8. Standard member Wulebgr
    Angler
    23 Oct '06 12:28
    Originally posted by anthias
    What about the second question?
    I often have one book on the first reading and one or two on the second reading. The third reading takes place in bits and spurts, and currently embraces two endgame books (Dvoretsky's Endgame Manual and Aagaard's Excelling at Technical Chess, two by Andy Soltis (Rethinking the Chess Pieces and Why Lasker Matters), several middlegame books, especially Silman's The Amateur's Mind, and a shelf of books on the French Defense.

    Then, there are the collections of tactical exercises, such as John Nunn's Chess Puzzle Book and Gaprindashvili's Imagination in Chess. I dip into one or more of these books at least once every week.
  9. Standard member anthias
    ambitious player
    25 Oct '06 09:28
    Surely there are a lot more people who study chess in this site! Please share your mighty knowledge with this lowly 1200!
  10. 25 Oct '06 09:39
    To get the most out of a book, use two boards. Make the main moves on both boards and follow and variations on one of them, using the other as a sort of bookmark.

    Don't rush, you don't get any prizes for finishing the book quickly.

    Whilst playing through the game, obviously read the annotations and also look for yourself. If you think one side has a weakness, keep an eye on it to see if he manages to get rid of the weakness or whether it turned out to be irrelavent.

    Once you've played through the game and know how it finished, try playing through it again. Sometimes you can spot the beginnings of a winning attack much earlier than you might have expected, for example a knight might move slightly closer to the opponents king, or a pawn might move to open up a diagonal allowing a bishop to attack a critical square.

    If one side doesn't play a move you thought was best, then take the time to work out why. You are generally going through games of players much stronger than yourself, so their opinion was probably correct.
  11. 25 Oct '06 09:45
    This is what I do, or should do:

    (1) Don't just read, but think about every move in the games.
    (2) Don't only visualize in your mind, put up the game on a physical board and do every move. (Or on the computer screen.)
    (3) Make notes in the margin of every move that you don't understand or if you have more ideas that is written in the book.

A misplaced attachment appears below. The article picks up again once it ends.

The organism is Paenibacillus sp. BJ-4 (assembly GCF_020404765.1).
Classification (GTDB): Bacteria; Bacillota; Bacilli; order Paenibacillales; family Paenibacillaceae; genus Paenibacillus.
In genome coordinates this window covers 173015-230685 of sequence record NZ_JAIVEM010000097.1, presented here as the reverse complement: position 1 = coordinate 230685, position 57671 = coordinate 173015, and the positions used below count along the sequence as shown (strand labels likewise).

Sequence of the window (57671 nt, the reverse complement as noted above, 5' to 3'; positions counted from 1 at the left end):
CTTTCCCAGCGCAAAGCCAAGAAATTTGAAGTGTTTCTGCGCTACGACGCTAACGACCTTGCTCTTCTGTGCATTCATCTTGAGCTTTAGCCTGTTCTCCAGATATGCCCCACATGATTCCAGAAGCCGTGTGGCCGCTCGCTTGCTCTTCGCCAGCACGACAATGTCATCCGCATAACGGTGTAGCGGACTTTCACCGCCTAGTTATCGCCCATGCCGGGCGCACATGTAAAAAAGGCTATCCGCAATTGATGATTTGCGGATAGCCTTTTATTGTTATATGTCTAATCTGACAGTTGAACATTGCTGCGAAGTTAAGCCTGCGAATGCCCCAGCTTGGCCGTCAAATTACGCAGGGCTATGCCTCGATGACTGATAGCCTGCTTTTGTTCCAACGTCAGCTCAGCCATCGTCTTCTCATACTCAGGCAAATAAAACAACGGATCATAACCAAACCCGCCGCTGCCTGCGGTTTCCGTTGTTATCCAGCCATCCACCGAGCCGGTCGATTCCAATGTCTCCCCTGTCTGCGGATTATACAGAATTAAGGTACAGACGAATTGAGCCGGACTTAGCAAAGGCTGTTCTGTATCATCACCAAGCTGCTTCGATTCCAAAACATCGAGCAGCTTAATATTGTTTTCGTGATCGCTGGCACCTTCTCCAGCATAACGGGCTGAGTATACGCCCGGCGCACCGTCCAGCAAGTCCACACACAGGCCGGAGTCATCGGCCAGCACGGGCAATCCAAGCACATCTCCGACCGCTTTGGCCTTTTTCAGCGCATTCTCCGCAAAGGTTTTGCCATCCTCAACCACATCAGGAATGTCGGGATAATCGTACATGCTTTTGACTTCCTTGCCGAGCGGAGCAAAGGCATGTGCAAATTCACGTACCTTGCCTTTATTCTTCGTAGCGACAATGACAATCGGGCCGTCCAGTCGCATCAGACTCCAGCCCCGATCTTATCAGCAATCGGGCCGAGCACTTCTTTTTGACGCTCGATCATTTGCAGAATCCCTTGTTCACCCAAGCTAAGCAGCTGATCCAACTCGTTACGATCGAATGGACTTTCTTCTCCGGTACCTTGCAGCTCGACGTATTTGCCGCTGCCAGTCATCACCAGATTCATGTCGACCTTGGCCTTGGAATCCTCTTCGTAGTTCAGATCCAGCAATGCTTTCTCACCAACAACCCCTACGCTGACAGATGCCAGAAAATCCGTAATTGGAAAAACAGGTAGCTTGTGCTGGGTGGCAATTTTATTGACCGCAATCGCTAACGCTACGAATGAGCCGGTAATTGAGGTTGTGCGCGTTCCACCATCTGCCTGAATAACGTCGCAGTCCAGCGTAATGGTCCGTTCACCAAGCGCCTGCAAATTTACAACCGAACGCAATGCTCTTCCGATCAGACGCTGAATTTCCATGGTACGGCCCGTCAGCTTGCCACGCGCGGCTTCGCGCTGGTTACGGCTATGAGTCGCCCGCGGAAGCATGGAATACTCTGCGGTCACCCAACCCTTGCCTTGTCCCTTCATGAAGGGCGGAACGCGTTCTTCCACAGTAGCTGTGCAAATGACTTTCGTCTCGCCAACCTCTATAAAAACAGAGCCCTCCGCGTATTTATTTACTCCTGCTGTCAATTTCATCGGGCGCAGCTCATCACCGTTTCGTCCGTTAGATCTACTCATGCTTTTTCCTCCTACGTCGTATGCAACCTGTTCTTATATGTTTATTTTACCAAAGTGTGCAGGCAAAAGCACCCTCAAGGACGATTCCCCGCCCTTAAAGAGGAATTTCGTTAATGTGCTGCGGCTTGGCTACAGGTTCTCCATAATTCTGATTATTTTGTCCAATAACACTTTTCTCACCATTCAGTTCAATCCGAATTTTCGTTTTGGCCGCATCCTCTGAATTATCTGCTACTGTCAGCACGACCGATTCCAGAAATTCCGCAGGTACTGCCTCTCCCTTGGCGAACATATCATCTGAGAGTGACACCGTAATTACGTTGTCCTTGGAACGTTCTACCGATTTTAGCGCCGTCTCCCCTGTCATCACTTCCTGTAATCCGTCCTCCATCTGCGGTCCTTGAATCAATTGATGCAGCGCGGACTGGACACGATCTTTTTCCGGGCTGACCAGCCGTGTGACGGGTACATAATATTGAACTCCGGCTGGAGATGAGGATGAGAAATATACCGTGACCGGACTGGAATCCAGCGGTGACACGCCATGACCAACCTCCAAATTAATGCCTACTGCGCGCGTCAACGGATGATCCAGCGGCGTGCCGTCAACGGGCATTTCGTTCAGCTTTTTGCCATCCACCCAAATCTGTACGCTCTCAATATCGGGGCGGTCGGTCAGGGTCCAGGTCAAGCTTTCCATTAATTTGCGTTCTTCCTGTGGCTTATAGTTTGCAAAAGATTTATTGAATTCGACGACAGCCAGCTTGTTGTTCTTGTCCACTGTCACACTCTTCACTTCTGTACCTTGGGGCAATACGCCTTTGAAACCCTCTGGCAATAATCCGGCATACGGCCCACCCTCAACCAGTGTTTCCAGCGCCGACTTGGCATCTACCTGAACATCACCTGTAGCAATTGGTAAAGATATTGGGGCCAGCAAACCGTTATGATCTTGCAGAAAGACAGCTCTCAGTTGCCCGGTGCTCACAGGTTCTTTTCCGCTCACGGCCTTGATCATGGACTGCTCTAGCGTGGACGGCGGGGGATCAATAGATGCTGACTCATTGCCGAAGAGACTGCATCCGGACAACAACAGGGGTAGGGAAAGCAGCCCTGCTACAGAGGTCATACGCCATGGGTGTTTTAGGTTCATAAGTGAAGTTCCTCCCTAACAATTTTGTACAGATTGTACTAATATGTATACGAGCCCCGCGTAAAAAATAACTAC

(4) Don't grab too much in each study session. Less gives sometimes more.
    (5) Don’t skip boring games. The author perhaps have some valuable thoughts with the game after all. He is the one deciding what games is without values by not putting it in the book.
    (6) One game a day is better then seven games a session once a week. Do the study regularly, not clustered now and then. Quality is better than quantity.
    (7) Go through every side variation on the board. Perhaps you find the reason the variation is there.
    (8) Buy one book and go through it, don't skip the last chapters because you want a new book to start with.
    (9) Write a diary so you can see your progress.
    (10) Beware of that the result in the rating raise is not instantaneous. You will see the effect but only after a while.

    This is my advices to every serious players.
  12. 25 Oct '06 12:06
    http://wwwu.uni-klu.ac.at/gossimit/c/book.htm

    From the above link you can download the games analyzed in a chessbook in pgn format. Open it in Fritz, keep the book at hand, read and click. You can save a lot of time.
  13. 25 Oct '06 12:22
    Originally posted by Antalk
    http://wwwu.uni-klu.ac.at/gossimit/c/book.htm

    From the above link you can download the games analyzed in a chessbook in pgn format. Open it in Fritz, keep the book at hand, read and click. You can save a lot of time.
    Thanks! This is quite a good link. Now just hope that I can find the games of my, just bought, old (1970s) books.